Kettle makes most of the conditions
SEA FISHING: This past week has been a tale of the wind, the early part dominated by westerly and the latter part by northerly.
These split conditions have given a mixed bag of catches, particularly in the north of the region.
In the westerlies the shingle ridge saw the first real show of mackerel with anglers enjoying 40 and 50 fish a session from Cley through to Weybourne.
As the northerlies picked up into the weekend the mackerel all but disappeared from catches by Saturday afternoon being replaced by flounders and bass, both enjoying the surf.
Holt SAC's match last Sunday had to be moved at the eleventh hour from Bacton to Kelling due to the heavy surf at Bacton.
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The move paid off for John Carter who ran out winner with three fish for 5lb 1.5oz which included a super bass of 3lb 13oz with his flounders, Mike Watts came second with 3lb 2oz and Paul Fenech came third with 2lb 11oz. The surf on the beaches from Cromer down has seen plenty of schoolies caught for those prepared to fish into the teeth of the wind, the usual haunts of Trimingham, Mundesley, and Cart Gap being as good as anywhere.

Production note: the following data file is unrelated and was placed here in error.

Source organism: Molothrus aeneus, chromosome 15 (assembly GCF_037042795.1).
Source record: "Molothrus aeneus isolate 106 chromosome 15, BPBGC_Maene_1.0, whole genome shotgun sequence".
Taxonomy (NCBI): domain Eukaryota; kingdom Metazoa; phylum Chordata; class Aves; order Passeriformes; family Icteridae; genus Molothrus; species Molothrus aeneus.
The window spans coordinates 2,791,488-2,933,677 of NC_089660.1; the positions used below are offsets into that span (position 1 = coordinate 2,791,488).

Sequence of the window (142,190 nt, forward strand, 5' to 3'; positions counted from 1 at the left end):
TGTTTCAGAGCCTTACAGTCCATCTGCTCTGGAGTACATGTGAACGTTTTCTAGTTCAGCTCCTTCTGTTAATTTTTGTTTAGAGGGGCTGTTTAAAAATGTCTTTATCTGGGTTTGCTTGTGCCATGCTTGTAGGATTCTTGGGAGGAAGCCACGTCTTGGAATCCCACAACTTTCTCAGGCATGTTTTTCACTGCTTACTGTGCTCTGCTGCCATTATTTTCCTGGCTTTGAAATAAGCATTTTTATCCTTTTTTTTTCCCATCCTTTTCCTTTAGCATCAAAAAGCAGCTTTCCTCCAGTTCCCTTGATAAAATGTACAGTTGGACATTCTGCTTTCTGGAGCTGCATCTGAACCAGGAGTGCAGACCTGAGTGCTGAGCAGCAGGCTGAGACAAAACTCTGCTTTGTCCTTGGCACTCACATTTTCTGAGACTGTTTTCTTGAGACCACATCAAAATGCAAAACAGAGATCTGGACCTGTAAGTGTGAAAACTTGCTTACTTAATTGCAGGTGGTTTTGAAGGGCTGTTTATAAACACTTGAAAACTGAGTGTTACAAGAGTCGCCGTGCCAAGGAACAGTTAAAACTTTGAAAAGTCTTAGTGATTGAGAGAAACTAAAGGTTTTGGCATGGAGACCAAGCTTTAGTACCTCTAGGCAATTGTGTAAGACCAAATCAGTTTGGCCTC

Alan Kettle caught the winds easing and the surf manageable and made the most of those good conditions to break his personal best bass record twice in a session,
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Alan recorded a brace of stunners at 5lb 9oz and 7lb 12oz from Caister, both fish were returned alive and well.
The changing winds didn't seem to offer much help for those rods fishing around Lowestoft, only occasional school bass and pin whiting showing for those fishing.
The beaches south of Lowestoft have been slow too with a few school bass here and there though I should think some colour has come back into the sea on the back of the northerlies, if it flattens off we may well see some sole.
The forecast for the week ahead gives another mixed bag though I don't think it will help the north too much with building pressure and a lot of south and weed bringing south-westerly, those winds could colour up the southern beaches though and if it does there should be some sole when the sea flattens off.